Sunday, June 06, 2004

More Trendy Names

My earlier comments about how certain trendy names were infuriating provoked much conversation, so I think I need to expand on my comments.

Using the government's social security website:, I was able to sort through the most popular baby names, by gender, year and decade. In 2003, these boy names were in the top 100:

15. Tyler
19. Dylan
34. Caleb
44. Connor
56. Mason
70. Cole
79. Cody
75. Jayden
83. Jaden
85. Hayden

If you chart the dreaded Tyler, it seems to be on the decline. Throughout the 90s it hovered in the top 10. The hellish "Dakota" has also thankfully fallen out of the top 100, though like Jaden, it's also common for a girl's name. (there's a warning sign for you)

Does anyone here know anyone named Mason? Hayden? Jayden? Well prepare to, my friends. That doctor prescribing your hearing aid in 40 years is going to be one of those. Now let's check the girls.

3. Madison
16. Kayla
26. Hailey
34. Haley
37. Destiny
50. Kylie
54. Kaylee
57. Trinity
72. Riley
91. Aaliyah

I'm not going to mount some kind of impassioned defense on why I think these names blow. You either agree with me or you don't. And I left out plenty by the way. These were just the worst.

One interesting thing about this list is the number of spelling variations on simple names. Names 300-500 aren't just obscure names like Otto and Percy, they're common names with ridiculous spelling changes: Kody, Elliot, oh my God - Zackery, Jonathon, Jaydon...

This is madness. Did these people think they were giving the baby the normal version of the name, or did they deliberately change the spelling? I'm guessing: THEY ARE STUPID.

"These are our kids, Kaylee and little Jayden." Do you think you could ever be friends with a person who made that statement? Oh, I'm sure you could be civil and friendly and pass a nice afternoon together; but are you really ever going to be *friends* with these people? They named their kid Jayden for Gods sakes. This is the point I'm trying to make.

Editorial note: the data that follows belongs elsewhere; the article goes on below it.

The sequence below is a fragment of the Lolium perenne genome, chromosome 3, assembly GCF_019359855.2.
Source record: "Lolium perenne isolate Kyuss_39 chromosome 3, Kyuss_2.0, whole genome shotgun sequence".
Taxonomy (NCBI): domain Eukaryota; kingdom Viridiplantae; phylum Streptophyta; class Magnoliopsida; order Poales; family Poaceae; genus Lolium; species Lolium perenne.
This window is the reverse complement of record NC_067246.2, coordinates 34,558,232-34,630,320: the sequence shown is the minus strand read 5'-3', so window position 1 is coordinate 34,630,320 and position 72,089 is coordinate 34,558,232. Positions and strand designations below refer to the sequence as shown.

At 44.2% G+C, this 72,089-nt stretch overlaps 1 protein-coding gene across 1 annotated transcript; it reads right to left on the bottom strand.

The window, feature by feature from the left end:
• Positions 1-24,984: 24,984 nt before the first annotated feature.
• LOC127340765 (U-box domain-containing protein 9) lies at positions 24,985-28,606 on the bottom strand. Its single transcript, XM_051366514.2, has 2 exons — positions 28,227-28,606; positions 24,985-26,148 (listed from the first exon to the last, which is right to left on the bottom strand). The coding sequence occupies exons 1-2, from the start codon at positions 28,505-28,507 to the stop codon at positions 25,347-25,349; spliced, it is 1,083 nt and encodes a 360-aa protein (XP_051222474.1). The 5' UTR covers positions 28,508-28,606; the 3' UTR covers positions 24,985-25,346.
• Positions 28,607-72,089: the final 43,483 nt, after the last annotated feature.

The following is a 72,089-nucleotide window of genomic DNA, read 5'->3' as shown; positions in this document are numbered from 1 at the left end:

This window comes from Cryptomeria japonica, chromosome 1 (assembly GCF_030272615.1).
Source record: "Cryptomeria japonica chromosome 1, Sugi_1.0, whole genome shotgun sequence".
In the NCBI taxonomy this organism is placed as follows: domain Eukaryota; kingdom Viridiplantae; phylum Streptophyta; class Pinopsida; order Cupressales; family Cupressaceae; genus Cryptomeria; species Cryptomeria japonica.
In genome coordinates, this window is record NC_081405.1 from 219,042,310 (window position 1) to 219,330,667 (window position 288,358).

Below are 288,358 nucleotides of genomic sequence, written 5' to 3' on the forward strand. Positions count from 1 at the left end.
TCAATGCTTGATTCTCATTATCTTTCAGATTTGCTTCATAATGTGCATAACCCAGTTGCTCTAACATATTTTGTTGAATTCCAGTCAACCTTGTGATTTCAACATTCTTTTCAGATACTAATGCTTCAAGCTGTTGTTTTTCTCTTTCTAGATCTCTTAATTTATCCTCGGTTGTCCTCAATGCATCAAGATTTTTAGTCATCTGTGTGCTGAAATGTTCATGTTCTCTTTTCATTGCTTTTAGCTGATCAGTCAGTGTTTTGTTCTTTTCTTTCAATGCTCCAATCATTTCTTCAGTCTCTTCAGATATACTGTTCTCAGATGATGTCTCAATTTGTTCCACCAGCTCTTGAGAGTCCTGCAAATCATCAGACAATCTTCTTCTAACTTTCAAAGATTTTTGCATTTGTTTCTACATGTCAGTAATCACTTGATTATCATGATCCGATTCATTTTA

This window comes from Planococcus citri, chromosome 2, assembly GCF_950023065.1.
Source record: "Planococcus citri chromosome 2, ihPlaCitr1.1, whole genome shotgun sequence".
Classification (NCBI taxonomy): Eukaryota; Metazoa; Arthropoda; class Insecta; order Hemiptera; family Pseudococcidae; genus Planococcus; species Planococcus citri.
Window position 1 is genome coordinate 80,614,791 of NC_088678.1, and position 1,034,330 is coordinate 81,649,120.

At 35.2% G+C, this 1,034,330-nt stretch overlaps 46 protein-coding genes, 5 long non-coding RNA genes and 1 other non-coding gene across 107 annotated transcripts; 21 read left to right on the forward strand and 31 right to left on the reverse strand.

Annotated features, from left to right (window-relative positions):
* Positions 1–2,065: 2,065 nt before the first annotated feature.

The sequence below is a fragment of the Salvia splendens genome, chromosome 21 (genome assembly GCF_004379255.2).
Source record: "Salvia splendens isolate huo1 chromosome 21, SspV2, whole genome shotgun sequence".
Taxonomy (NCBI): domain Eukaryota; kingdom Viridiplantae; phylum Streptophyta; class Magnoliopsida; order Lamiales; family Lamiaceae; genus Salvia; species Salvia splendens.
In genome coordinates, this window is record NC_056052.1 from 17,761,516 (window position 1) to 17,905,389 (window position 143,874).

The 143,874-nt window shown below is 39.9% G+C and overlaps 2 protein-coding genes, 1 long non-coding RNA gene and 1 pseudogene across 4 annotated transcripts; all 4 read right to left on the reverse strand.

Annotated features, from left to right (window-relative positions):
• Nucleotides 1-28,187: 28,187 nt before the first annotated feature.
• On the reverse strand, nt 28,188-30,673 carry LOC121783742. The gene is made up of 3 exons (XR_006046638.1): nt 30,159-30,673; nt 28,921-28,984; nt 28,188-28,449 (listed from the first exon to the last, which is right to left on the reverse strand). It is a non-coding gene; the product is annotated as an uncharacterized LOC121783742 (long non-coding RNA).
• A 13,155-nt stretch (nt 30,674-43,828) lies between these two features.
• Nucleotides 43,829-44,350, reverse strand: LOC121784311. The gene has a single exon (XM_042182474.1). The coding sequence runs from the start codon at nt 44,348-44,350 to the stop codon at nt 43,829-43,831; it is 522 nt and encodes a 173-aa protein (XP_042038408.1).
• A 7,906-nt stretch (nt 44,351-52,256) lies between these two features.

So let me chart out a few guidelines for name selection. This isn't an exhaustive list of considerations, only the few that are most commonly overlooked.

1. You aren't naming the baby or the child. You're naming the adult. Choose a name that won't look embarassing on a business card. Complete this sentence: "That was a strong presentation, _____. I think you'll be a top candidate for that research grant." Kody doesn't go in there.

Adult males, who among you would want to be named Timothy, Timmy or Tim? Answer: NO ONE. This is an example of name that works fine for a little boy in overalls running around with a pail and shovel, but is very difficult to work with for an adult. "This is my boss, Timmy."

2. Make sure it pairs well with the last name.

3. Give some thought to the obvious playground taunts. Hugh is a nice name in other respects, but fails this simple test.

4. If the kid wants to be president someday, don't give him or her a name that is an instant disqualification.

5. No names that are likely to require constant spelling and pronunciation corrections from people hearing it the first time.

6. No naming people after yourself.

And finally, as stated before, don't invent names.

That's a good start I think. Now get ready to meet amazing amounts of Kaitlyns and Kaylas amd Catelins and Katelynns for the rest of your sad lives.

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